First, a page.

By Janet Klug
When stamp collectors gather and begin discussing their earliest days as stamp-collecting youngsters, the conversation will inevitably turn to how much each person learned through the hobby.
Stamps are superb little teachers of geography, history, sociology and fine art. Pick any subject and there are stamps standing in line waiting to teach you something about it.
Suppose you know a child who has a beautiful, loving German shepherd dog. You hand that child the stamp shown in Figure 1 that has a striking image of a soldier and a German shepherd.
The child points to the dog and says, "that's my dog!"
You smile and explain that it is a guard dog that is helping the soldier on the stamp.
Then you can begin to talk about where the stamp is from.
This is tougher than usual, because the country name is in the Albanian language, so you have to investigate that by searching in a catalog, an encyclopedia or on the Internet. This takes time, and discovering the answer to the "Where is it from" question leads to more questions.
Where is Albania? You refer to an atlas and search for it on a map. You find Albania right next to the Adriatic Sea, northwest of Greece.
It looks as though there are a lot of mountains, which are indicated on the stamp, but where is the frontier and why did it need to be guarded?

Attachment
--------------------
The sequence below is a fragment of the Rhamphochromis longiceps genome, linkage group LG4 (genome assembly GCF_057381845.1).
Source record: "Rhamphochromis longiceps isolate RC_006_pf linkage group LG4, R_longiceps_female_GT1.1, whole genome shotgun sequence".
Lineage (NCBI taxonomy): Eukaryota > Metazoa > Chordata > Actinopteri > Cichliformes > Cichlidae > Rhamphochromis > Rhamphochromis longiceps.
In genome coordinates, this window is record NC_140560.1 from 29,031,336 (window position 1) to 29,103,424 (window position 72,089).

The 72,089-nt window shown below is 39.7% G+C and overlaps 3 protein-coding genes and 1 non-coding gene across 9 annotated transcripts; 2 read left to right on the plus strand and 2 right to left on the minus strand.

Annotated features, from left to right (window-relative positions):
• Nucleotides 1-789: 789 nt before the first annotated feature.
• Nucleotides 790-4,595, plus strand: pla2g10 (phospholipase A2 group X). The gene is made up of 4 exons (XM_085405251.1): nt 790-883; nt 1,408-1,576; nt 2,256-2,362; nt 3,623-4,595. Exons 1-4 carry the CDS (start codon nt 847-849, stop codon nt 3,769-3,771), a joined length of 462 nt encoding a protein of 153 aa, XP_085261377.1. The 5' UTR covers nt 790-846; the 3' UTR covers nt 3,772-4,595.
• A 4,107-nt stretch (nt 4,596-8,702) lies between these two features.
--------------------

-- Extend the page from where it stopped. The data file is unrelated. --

You tell the child that you both are stamp detectives looking for clues.
It is now a fun game, and by the time you have answered all the questions this stamp provokes, you and the child with the dog have learned geography, history and perhaps have gained an appreciation of poster-style art.
It is a lot to learn from just a single stamp, and because you spent quality time playing stamp detective with a child, these are lessons you will both remember.
What do you remember from when you were eight years old? If you are like me, probably not a lot. But I do have one vivid memory from when I was eight, and that memory is there because of a postage stamp.
By the time I was eight, I had already been collecting stamps for two years. It was difficult for me to get stamps for my collection, so I was always nagging relatives, friend's parents and neighbors to save stamps for me.
My mother's best friend had a cousin who, I was told, lived in California and got a lot of mail. My mother's friend was going to ask her if she would send me some stamps.
One day a parcel arrived for me. I remember it perfectly. It was wrapped in brown paper and tied with string, back in the days when it was permissible to tie string around a mailed package.
The stamps on the parcel were postmarked California. Once the wrapping was removed I pulled the lid off a shirt box and the first thing I saw was a photograph of a pretty lady.
It was signed, "Fondly, Doris Day."
Beneath the photo was the largest pile of postage stamps I had ever seen in one place. I pawed through the stamps slowly, carefully and eventually found one from Japan, shown in Figure 2. That 1958 Woman with Umbrella stamp (Scott 646) became my favorite stamp then and now.